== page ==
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Chronology: Conflict in the Congo

Ugandan soldiers joined the fighting for control of the Congo in 1999.
Ugandan soldiers joined the fighting for control of the Congo in 1999.

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JOHANNESBURG, South Africa (Reuters) -- Warring parties in the Democratic Republic of Congo signed a post-war political settlement in South Africa last Wednesday.

Just one day later, almost 1,000 civilians were massacred by tribal militias in northerneast region on the country. (Full story)

Following are key events since the start of the conflict:

1998

• Rebels backed by Rwanda and Uganda take up arms against Congolese President Laurent Kabila in August, just over a year after the same two countries propelled him to power.

• Rebels make major gains. Zimbabwe, Namibia and Angola send troops to help Kabila and halt rebels at the gates of Kinshasa.

1999

• In July, six African governments involved in the war sign cease-fire deal in Zambian capital Lusaka. Rebels ignore it.

• Rwanda and Uganda join fighting between rebel factions in August but by end-month the two countries agree to a truce and both the MLC and RCD rebels sign the cease-fire deal.

• In December, Organization of African Unity appoints former Botswana President Ketumile Masire as "facilitator'' of the "inter-Congolese dialogue'' to map Congo's new political future.

2000

• In February, U.N. Security Council authorizes 5,500-member force to monitor the cease-fire, but clashes persist between rebels and government forces.

• Heavy fighting between Rwanda and Uganda in east Congo in May. Three months later Hutu militiamen responsible for Rwanda's 1994 genocide attack Rwanda from Congolese territory.

• August Lusaka peace summit collapses, fighting continues.

2001

• Kabila shot dead by bodyguard in Kinshasa in January and replaced by son Joseph. He promises to revive peace process and allow United Nations force, obstructed by his father, to deploy.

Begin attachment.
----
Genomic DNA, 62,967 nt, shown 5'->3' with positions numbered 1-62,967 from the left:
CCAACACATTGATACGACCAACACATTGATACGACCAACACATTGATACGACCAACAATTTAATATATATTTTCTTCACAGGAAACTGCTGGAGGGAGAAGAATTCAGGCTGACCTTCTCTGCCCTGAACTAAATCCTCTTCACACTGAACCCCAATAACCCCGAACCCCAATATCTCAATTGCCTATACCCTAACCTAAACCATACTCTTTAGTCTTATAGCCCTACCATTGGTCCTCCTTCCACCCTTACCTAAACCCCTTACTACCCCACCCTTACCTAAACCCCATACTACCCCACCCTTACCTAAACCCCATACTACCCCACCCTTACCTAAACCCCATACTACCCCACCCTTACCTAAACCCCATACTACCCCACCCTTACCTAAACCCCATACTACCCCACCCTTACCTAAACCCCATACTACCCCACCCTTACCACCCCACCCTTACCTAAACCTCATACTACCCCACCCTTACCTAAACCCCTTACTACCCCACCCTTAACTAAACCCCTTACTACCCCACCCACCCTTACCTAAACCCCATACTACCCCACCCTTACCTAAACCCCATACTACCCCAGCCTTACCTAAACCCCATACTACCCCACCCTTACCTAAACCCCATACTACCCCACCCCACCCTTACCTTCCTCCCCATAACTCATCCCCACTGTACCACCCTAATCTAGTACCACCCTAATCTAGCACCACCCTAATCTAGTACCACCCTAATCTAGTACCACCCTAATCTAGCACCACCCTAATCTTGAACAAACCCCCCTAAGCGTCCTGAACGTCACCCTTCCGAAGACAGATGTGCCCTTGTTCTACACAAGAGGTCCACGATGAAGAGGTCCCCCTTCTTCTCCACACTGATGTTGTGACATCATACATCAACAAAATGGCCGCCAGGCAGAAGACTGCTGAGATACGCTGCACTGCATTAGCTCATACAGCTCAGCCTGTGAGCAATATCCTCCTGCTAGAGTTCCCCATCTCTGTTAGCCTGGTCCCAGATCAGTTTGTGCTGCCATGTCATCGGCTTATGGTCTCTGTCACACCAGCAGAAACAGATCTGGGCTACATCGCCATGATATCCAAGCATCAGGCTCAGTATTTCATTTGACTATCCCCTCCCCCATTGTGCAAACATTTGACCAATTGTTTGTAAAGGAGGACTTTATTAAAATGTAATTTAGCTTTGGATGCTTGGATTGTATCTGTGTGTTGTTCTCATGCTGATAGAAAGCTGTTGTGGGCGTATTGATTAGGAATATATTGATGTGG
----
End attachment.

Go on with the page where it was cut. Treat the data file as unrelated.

• In February, Kabila meets Rwandan President Paul Kagame. Rwanda, Uganda and rebel groups back U.N.-brokered disengagement plan.

• Ugandan-backed MLC rebels start withdrawing from forward positions in June, the last of the combatants to pull back.

• Fighting breaks out in September between Rwandan-backed rebels and pro-government forces, and talks in October to launch the inter-Congolese dialogue in Addis Ababa collapse.

2002

• Uganda reinforces its troops in northeast Congo after hundreds die in ethnic clashes. Zimbabwe withdraws some troops and Angola says it has pulled out altogether.

• Inter-Congolese dialogue resumes on February 25 in South Africa but talks are suspended after one day as MLC rebels boycott meeting and others argue over representation.

• Talks resume in March, RCD rebels capture Moliro in east.

• South African President Thabo Mbeki submits proposals in April to break the deadlock, a week later Kabila and MLC rebels agree on new government in which Kabila remains president and MLC leader Jean-Pierre Bemba becomes prime minister.

• Rwandan-backed rebels reject the deal.

• In July, the presidents of Rwanda and the Democratic Republic of Congo sign a peace pact in Pretoria, providing for the withdrawal of Rwandan troops within 90 days.

• September 17: Rwandan troops begin pulling out of the Congo, the last of the 21,700 troops leave in October.

• November 15: Congo's warring factions gather in South African capital Pretoria to begin new round of talks.

• December 4: U.N. Security Council clears way for 3,200 extra peacekeepers to go to eastern Congo, total now 8,700.

• December 17: warring parties sign peace deal in Pretoria.

2003

• January 2: Renewed fighting in northeast Congo forces over 100,000 people from their homes.

• January 7: A military court sentences 26 people to death for their alleged role in the assassination of Laurent Kabila.

• March 2: Rebels say combined force of pro-government soldiers, tribal militia and Ugandan army troops kill hundreds of civilians in attack in northeast Congo.

• April 2: Congo's warring factions sign a post-war deal setting up an interim constitution and a transitional government to rule the country for up to 2-1/2 years until the first democratic elections in four decades.


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